Tag Archives: glass paint

Tutorial: Tea Love Mugs with Martha Stewart Crafts Glass Paint and Stencils

Painting glass just got a whole lot easier with Plaid’s new Martha Stewart Crafts Glass Paint!

In this tutorial, I’ll show you how to make your own geeky “tea love” mugs and a set of custom tea canisters using paints, stencils, and tools from the Martha Stewart Crafts Glass Paint line.

For this project, I came up with a simple “tea love” design using a “T” and an ASCII heart symbol (“< " + "3") from my stencil pack. Then, to keep the rest of my routine easy and organized, I used the same concept to add a color-coded mint tea label (T: M) to one storage canister and a black tea label (T: B) to the other. I adore my new tea accessories; the mugs make me smile every time I look at them, and the canisters look great on my kitchen counter counter. Ready to make your own? Let's get started!
Martha Stewart Crafts Glass Paint, Chipotle (gloss opaque finish), Spring Pasture (gloss opaque finish), Black Nickel (metallic opaque finish), Sterling (metallic opaque finish)
* Martha Stewart Crafts Adhesive Stencils, Bold Sans Alphabet
* Martha Stewart Crafts Glass Paint Tools, Glass Paint Dauber & Roller Set, Glass Scraper and Pick Set, and Glass Handled Squeegee Set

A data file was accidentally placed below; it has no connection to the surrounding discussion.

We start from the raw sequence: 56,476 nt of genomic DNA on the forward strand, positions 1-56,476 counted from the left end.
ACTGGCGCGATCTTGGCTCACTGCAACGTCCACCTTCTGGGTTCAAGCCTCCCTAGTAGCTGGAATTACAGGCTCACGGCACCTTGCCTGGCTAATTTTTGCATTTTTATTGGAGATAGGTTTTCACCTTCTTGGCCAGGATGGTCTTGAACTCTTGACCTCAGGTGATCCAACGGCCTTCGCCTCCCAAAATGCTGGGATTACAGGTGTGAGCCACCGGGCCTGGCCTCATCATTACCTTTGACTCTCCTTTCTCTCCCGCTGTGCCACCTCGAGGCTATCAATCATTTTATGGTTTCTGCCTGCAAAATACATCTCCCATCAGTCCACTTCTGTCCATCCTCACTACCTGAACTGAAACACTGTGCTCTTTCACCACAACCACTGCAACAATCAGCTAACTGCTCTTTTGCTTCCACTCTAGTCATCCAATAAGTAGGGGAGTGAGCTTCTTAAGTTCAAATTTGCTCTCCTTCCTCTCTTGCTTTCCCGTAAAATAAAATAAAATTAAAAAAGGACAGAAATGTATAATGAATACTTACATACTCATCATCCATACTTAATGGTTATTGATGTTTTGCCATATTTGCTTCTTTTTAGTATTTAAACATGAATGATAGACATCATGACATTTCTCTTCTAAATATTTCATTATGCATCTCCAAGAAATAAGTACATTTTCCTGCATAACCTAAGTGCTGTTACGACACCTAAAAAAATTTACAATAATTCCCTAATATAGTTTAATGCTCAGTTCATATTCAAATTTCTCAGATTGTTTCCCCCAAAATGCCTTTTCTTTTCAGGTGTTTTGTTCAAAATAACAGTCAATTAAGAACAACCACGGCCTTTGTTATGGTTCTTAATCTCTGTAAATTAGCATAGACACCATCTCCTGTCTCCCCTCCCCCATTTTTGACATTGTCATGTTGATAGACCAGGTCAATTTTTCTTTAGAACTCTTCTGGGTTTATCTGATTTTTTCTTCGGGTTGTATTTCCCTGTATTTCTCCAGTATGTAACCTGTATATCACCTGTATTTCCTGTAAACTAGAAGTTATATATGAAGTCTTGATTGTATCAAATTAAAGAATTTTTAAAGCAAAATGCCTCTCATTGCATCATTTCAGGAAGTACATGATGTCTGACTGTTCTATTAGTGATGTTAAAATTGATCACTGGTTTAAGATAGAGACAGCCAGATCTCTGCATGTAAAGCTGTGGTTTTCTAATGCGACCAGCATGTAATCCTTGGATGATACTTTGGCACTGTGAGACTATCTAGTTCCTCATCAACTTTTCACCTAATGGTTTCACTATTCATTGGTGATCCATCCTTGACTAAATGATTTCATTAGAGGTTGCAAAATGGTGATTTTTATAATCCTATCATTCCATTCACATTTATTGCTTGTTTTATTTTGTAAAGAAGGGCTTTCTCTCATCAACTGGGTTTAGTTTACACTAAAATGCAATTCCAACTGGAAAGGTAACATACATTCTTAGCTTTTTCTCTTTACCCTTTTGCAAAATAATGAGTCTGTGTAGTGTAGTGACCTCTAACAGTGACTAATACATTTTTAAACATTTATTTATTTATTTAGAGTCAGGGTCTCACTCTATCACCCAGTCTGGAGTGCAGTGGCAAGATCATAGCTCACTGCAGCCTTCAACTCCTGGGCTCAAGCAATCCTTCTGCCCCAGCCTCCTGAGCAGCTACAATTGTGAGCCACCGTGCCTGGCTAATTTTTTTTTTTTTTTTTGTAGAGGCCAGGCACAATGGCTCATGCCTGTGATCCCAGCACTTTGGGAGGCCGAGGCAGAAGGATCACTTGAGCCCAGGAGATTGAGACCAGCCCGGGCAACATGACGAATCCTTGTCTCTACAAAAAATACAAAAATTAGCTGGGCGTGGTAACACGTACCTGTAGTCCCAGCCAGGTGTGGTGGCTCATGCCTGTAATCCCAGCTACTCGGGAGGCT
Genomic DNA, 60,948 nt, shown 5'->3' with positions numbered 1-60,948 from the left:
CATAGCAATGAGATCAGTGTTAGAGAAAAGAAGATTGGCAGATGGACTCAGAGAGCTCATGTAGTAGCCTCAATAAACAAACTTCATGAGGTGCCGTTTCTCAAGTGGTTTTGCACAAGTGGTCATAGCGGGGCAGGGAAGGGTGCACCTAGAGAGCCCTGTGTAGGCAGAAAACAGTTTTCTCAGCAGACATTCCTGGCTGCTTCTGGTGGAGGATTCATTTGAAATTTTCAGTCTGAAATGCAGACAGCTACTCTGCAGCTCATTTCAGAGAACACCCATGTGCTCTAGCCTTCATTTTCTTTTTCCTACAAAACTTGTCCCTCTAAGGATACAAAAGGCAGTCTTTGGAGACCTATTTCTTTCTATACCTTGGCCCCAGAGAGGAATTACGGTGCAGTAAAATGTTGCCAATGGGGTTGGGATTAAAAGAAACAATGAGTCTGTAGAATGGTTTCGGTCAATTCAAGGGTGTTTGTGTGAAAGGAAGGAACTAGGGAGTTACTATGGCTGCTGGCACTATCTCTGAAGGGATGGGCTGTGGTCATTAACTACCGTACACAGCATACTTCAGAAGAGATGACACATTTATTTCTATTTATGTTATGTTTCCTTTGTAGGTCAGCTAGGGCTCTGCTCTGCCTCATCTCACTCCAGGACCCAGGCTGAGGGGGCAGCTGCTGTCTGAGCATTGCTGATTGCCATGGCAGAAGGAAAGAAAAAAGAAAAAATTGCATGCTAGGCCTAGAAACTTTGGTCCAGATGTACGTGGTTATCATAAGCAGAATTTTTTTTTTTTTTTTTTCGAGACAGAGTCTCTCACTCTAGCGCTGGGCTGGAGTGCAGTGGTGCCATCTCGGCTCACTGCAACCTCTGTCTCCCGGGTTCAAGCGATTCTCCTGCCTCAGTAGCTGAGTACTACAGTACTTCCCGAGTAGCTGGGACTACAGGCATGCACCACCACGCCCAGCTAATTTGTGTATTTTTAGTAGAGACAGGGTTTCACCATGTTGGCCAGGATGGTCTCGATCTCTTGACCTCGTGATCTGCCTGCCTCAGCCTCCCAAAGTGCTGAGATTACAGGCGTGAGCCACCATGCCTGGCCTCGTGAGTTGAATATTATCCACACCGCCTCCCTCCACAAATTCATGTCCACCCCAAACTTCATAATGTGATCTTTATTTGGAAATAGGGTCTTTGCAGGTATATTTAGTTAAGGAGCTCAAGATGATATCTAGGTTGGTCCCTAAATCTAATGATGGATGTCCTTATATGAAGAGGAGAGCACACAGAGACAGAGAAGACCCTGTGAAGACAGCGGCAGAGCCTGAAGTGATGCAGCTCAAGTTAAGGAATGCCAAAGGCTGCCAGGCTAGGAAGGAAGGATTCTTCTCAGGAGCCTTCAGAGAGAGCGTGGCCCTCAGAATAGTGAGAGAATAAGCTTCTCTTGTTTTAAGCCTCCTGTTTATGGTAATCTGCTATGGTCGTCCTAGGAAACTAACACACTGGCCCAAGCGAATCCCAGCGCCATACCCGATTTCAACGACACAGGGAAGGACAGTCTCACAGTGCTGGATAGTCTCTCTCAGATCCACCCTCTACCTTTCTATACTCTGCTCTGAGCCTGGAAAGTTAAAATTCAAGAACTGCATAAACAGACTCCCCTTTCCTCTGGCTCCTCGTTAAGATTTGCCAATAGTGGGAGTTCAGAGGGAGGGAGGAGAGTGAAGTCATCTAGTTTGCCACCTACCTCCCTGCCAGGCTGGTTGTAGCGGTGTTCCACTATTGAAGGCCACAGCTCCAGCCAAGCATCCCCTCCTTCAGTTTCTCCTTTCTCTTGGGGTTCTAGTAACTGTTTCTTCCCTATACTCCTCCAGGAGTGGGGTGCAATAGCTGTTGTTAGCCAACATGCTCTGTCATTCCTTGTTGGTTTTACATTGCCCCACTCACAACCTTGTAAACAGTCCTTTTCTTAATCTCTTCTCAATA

* 2 ceramic tea cups or mugs
* 2 ceramic kitchen storage canisters
* Rubbing alcohol
* Paper towels
* Q-tips

The new Martha Stewart Glass Paint Program from Plaid is available at Michaels stores.

Step 1
Wash the mugs and canisters with soap and water, then dry them thoroughly. Before painting, remove any leftover residue by using rubbing alcohol to wipe down the area(s) to be painted.

When all surfaces are clean and dry, carefully peel the stencils away from the backing and press them into place on the mug or canister. To make sure that each stencil is completely adhered to the surface, put a paper towel over your fingers and press around the detailed areas and edges of each stencil. (The paper towel prevents you from depositing oils from your fingertips onto the surface of the ceramic, which can keep the paint from sticking properly.)

The stencil must be completely sealed to prevent the paint from bleeding into unintended areas.

Note: I eyeballed the placement of my stencils, but masking tape or a wax pencil can be used to mark straight lines onto the ceramics as needed. Keep in mind that the stencils are reusable, so they can be moved and straightened before you paint.
See the full tutorial…